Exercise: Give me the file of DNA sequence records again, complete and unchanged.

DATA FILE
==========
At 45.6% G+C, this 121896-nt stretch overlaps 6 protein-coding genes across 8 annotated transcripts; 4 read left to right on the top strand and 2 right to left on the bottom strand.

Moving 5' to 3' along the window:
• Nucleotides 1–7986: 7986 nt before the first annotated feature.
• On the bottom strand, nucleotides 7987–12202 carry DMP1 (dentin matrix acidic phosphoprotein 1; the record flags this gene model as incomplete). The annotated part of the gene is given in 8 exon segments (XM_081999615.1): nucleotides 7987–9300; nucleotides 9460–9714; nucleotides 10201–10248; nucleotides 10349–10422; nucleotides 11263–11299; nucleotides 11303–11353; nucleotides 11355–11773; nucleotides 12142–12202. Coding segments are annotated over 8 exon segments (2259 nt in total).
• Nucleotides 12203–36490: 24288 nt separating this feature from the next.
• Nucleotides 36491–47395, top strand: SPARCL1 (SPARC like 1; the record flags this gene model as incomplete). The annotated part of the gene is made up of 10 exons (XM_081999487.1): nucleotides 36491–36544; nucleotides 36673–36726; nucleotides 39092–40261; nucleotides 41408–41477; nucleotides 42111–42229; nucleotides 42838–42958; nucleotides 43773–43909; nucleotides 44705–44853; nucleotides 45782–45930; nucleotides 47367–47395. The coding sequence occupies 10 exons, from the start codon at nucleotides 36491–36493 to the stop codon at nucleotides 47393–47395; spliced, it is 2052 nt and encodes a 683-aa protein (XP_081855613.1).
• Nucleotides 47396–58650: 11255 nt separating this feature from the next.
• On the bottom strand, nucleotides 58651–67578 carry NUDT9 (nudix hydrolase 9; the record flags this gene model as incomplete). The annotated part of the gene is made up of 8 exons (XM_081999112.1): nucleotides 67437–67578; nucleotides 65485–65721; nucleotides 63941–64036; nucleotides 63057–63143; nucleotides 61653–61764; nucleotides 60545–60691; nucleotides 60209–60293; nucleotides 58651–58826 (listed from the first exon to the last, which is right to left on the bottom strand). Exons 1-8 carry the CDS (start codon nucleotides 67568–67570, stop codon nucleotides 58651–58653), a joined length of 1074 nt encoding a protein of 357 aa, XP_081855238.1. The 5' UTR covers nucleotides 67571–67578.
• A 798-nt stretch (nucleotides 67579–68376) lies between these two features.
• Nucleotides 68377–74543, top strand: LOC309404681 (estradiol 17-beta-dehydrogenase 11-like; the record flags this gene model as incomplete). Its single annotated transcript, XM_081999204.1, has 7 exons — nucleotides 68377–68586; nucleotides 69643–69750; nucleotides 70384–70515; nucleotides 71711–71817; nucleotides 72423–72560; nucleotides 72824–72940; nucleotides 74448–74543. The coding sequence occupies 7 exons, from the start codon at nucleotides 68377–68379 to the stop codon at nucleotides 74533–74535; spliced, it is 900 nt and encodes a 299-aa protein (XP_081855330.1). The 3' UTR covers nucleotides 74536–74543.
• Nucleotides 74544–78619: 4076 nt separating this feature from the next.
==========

At 45.6% G+C, this 121896-nt stretch overlaps 6 protein-coding genes across 8 annotated transcripts; 4 read left to right on the top strand and 2 right to left on the bottom strand.

Moving 5' to 3' along the window:
• Nucleotides 1–7986: 7986 nt before the first annotated feature.
• On the bottom strand, nucleotides 7987–12202 carry DMP1 (dentin matrix acidic phosphoprotein 1; the record flags this gene model as incomplete). The annotated part of the gene is given in 8 exon segments (XM_081999615.1): nucleotides 7987–9300; nucleotides 9460–9714; nucleotides 10201–10248; nucleotides 10349–10422; nucleotides 11263–11299; nucleotides 11303–11353; nucleotides 11355–11773; nucleotides 12142–12202. Coding segments are annotated over 8 exon segments (2259 nt in total).
• Nucleotides 12203–36490: 24288 nt separating this feature from the next.
• Nucleotides 36491–47395, top strand: SPARCL1 (SPARC like 1; the record flags this gene model as incomplete). The annotated part of the gene is made up of 10 exons (XM_081999487.1): nucleotides 36491–36544; nucleotides 36673–36726; nucleotides 39092–40261; nucleotides 41408–41477; nucleotides 42111–42229; nucleotides 42838–42958; nucleotides 43773–43909; nucleotides 44705–44853; nucleotides 45782–45930; nucleotides 47367–47395. The coding sequence occupies 10 exons, from the start codon at nucleotides 36491–36493 to the stop codon at nucleotides 47393–47395; spliced, it is 2052 nt and encodes a 683-aa protein (XP_081855613.1).
• Nucleotides 47396–58650: 11255 nt separating this feature from the next.
• On the bottom strand, nucleotides 58651–67578 carry NUDT9 (nudix hydrolase 9; the record flags this gene model as incomplete). The annotated part of the gene is made up of 8 exons (XM_081999112.1): nucleotides 67437–67578; nucleotides 65485–65721; nucleotides 63941–64036; nucleotides 63057–63143; nucleotides 61653–61764; nucleotides 60545–60691; nucleotides 60209–60293; nucleotides 58651–58826 (listed from the first exon to the last, which is right to left on the bottom strand). Exons 1-8 carry the CDS (start codon nucleotides 67568–67570, stop codon nucleotides 58651–58653), a joined length of 1074 nt encoding a protein of 357 aa, XP_081855238.1. The 5' UTR covers nucleotides 67571–67578.
• A 798-nt stretch (nucleotides 67579–68376) lies between these two features.
• Nucleotides 68377–74543, top strand: LOC309404681 (estradiol 17-beta-dehydrogenase 11-like; the record flags this gene model as incomplete). Its single annotated transcript, XM_081999204.1, has 7 exons — nucleotides 68377–68586; nucleotides 69643–69750; nucleotides 70384–70515; nucleotides 71711–71817; nucleotides 72423–72560; nucleotides 72824–72940; nucleotides 74448–74543. The coding sequence occupies 7 exons, from the start codon at nucleotides 68377–68379 to the stop codon at nucleotides 74533–74535; spliced, it is 900 nt and encodes a 299-aa protein (XP_081855330.1). The 3' UTR covers nucleotides 74536–74543.
• Nucleotides 74544–78619: 4076 nt separating this feature from the next.